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Assessing the impact of flow alteration on aquatic ecosystems has been identified as a critical area of research nationally and in the Southeast U.S. This project aimed to address the Ecohydrology Priority Science Need of the SE CSC FY2012 Annual Science Work Plan by developing an inventory and evaluation of current efforts and knowledge gaps in hydrological modeling for flow-­â€ecology science in global change impact studies across the Southeast. To accomplish this goal, we completed a thorough synthesis and evaluation of hydrologic modeling efforts in the Southeast region (including all states of the Southeastern Association of Fish and Wildlife Agencies (SEAFWA) including Alabama, Arkansas, Florida, Georgia, Kentucky,...
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Coastal wetlands and the many beneficial services they provide (e.g., purifying water, buffering storm surge, providing habitat) are changing and disappearing as a result of sea-level rise brought about by climate change. Scientists have developed a wealth of information and resources to predict and aid decision-making related to sea-level rise. However, while some of these resources are easily accessible by coastal managers, many others require more expert knowledge to understand or utilize. The goal of this project was to collate science and models pertaining to the effects of sea-level on coastal wetlands into a format that would be accessible and useful to resource managers. Researchers conducted training sessions...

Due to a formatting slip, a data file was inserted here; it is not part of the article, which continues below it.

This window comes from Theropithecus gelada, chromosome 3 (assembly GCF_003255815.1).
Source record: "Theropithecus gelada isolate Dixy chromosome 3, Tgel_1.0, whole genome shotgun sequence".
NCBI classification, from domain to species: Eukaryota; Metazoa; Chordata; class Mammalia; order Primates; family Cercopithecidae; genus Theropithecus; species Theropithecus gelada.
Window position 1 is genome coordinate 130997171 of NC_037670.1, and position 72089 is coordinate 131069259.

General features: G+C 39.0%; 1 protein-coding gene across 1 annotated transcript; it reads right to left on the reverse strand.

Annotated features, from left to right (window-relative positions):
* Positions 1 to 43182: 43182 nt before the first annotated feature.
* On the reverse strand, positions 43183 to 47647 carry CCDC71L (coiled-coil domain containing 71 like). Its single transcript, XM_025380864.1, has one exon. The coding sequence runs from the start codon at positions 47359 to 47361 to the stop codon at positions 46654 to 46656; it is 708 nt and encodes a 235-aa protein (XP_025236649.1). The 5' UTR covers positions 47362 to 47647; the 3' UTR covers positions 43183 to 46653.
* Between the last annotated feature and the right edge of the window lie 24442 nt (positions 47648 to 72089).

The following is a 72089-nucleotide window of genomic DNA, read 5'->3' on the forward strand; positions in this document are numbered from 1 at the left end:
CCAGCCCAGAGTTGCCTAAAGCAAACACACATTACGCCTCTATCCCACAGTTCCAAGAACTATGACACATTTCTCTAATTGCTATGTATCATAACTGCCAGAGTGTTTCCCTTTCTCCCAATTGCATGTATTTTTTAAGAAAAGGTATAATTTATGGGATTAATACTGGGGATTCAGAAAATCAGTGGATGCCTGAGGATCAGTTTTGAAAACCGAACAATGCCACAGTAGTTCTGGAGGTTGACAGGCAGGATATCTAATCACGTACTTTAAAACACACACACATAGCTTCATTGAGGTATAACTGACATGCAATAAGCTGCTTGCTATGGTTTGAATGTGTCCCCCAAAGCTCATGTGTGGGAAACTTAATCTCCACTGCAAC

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The Climate Adaptation Science Centers (CASCs) partner with natural and cultural resource managers, tribes and indigenous communities, and university researchers to provide science that helps fish, wildlife, ecosystems, and the communities they support adapt to climate change. The CASCs provide managers and stakeholders with information and decision-making tools to respond to the effects of climate change. While each CASC works to address specific research priorities within their respective region, CASCs also collaborate across boundaries to address issues within shared ecosystems, watersheds, and landscapes.
Detecting change in ecosystems requires observations of living and non-living components over time. Many different organizations make observations that are relevant to understanding global change processes, but the data are often not easily discoverable by other interested scientists and managers. This project pulls into a centralized location information about many of these observational networks. This phase of the project enhanced a pilot publicly available web-based portal that provides a means to discover, search, and connect to many types of environmental and biological data collected in the southeastern United States that are relevant to characterizing potential effects of climate and land use change on land,...